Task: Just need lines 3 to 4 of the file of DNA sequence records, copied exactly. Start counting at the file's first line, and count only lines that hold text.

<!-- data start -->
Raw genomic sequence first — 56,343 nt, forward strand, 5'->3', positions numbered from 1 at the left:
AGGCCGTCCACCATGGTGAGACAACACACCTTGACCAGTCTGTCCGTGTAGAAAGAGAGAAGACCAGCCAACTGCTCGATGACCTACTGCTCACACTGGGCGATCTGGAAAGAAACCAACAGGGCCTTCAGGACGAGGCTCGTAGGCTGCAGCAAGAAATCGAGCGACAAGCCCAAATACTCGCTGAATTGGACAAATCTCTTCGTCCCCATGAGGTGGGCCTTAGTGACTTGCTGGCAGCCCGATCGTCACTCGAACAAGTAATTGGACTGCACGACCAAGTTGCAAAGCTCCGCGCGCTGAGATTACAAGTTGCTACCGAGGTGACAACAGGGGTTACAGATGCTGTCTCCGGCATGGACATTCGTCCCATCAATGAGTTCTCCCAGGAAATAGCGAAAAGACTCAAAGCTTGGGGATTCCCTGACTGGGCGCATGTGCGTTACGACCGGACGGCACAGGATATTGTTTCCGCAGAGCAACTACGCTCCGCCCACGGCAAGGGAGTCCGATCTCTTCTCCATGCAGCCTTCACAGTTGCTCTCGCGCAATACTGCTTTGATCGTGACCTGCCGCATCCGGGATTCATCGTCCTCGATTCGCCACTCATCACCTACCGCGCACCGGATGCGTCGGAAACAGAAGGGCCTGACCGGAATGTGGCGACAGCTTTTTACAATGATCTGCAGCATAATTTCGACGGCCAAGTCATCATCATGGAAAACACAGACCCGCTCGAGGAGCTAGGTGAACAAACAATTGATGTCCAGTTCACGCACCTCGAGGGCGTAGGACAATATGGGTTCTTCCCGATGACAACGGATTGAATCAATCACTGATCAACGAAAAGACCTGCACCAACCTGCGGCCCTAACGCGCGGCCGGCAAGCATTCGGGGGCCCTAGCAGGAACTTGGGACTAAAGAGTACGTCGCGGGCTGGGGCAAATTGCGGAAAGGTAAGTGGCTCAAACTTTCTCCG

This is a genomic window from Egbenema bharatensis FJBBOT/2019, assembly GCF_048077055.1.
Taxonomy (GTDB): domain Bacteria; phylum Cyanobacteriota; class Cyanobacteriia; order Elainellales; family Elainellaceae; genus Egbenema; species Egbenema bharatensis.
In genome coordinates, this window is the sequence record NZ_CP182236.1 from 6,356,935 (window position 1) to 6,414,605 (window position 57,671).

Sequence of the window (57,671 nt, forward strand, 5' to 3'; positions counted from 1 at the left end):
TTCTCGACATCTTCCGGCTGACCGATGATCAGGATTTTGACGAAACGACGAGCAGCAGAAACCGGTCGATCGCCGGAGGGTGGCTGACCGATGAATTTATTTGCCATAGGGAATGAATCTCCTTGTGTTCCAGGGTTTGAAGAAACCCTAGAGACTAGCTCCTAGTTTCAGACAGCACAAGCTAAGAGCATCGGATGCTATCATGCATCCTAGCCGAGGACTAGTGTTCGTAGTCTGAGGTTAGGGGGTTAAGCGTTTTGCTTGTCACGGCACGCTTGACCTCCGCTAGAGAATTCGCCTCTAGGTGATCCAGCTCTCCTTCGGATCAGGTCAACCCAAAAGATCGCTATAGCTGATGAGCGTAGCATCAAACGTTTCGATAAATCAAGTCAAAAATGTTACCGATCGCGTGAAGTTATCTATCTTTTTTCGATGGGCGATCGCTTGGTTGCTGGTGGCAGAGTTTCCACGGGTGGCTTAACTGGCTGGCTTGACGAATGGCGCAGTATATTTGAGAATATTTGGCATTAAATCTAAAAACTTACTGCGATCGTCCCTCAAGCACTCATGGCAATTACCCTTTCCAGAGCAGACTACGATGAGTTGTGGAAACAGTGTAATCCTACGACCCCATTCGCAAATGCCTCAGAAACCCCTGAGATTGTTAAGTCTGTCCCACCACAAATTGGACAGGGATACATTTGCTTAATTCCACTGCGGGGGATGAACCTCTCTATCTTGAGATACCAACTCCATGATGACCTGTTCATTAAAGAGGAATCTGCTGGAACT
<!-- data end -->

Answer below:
This is a genomic window from Egbenema bharatensis FJBBOT/2019, assembly GCF_048077055.1.
Taxonomy (GTDB): domain Bacteria; phylum Cyanobacteriota; class Cyanobacteriia; order Elainellales; family Elainellaceae; genus Egbenema; species Egbenema bharatensis.